Salmon-Cover-Photo (1)

BBNC and the Bristol Bay region have a big reason to celebrate. We have reached the final regulatory step in our work to protect the Bristol Bay watershed from threats posed by the proposed Pebble mine. The Environmental Protection Agency (EPA) made its final determination on January 30, 2023, halting development of the mine at the headwaters of Bristol Bay’s Nushagak and Kvichak Rivers.

EPA’s final determination focused on safeguarding the Bristol Bay ecosystem, which is home to one of the world’s most productive salmon runs. Issued under EPA’s Clean Water Act Section 404(c) authority, the determination prohibits and restricts the discharge of dredged or fill materials that a mine would produce. The agency has only issued a 404(c) Final Determination 14 times in more than 50 years, and this is its first in more than a decade.


EPA Hearing in New Stuyahok, 2011


A majority of Alaskans have also opposed the mine project, as have the vast majority of BBNC’s 11,000+ shareholders, including majorities in every part of the Bristol Bay region and communities closest to the mine site. BBNC has formally opposed the proposed Pebble mine since 2009.

“We’re listening, and we’ve always been listening,” Cheyette said. “This outcome was the manifestation of what shareholders wanted. I’m proud of our board for directing us to do this and stay with it.”

Bristol Bay rivers produce tens of millions of sockeye salmon every year, supporting 15,000 jobs annually. In 2019 alone, the region’s salmon fisheries generated $2.2 billion. The rivers drive a strong sportfishing and tourism economy, and support the wellbeing of other many other local fish and wildlife. They also sustain our Native way of life, one of the last salmon-based cultures on Earth.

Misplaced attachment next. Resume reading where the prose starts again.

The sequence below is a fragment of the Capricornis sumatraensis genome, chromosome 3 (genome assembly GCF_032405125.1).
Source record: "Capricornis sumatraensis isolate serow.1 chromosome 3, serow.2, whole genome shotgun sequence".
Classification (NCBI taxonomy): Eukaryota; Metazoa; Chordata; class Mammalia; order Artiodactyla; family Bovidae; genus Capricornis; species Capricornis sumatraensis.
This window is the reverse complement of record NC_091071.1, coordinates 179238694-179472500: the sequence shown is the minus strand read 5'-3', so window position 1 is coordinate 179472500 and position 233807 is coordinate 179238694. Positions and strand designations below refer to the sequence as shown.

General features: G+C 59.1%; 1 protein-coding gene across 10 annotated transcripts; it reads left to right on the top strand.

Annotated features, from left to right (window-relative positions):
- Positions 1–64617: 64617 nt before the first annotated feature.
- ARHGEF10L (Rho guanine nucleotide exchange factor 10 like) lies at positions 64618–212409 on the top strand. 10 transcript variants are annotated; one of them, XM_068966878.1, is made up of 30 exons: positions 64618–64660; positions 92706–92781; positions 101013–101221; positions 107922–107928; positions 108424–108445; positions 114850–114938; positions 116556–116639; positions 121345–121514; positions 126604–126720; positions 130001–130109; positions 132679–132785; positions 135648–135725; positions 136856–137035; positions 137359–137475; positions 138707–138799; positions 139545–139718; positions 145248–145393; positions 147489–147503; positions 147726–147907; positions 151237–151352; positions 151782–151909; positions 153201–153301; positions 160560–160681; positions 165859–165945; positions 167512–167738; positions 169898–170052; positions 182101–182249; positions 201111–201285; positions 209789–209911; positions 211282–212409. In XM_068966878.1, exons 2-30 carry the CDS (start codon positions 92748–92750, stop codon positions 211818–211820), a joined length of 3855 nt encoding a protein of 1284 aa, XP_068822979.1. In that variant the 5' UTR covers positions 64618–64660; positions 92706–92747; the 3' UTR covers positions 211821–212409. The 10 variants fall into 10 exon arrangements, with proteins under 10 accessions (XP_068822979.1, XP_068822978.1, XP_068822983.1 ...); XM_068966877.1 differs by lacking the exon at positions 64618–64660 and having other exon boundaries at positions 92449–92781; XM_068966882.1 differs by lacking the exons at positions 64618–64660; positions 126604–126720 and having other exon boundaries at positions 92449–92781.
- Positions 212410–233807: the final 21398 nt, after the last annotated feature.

The gold and copper mine threatened all of this. Studies showed it stood to produce billions of tons of waste rock and to store it forever behind a massive dam.

EPA’s final determination marked a major milestone in the effort to prevent the Pebble mine proposed by Pebble Limited Partnership (PLP) and its parent company, Northern Dynasty Minerals. The fight will now move to the courts, as PLP is expected to sue the government over the determination, beginning a period of litigation.


EPA Hearing in Anchorage, 2014

Cheyette and many others at BBNC will now begin to turn their attention toward other opportunities for development and investment, with an eye toward making life in the region easier for people, particularly outside of Anchorage. Infrastructure projects, energy solutions, broadband access—all of these hold potential for addressing the needs of the region’s villages.

“Never forget what we can accomplish working together,” Cheyette said. “It is incumbent on us all to continue to work together to define what the future is going to look like. It’s not Pebble—but what’s it going to be?”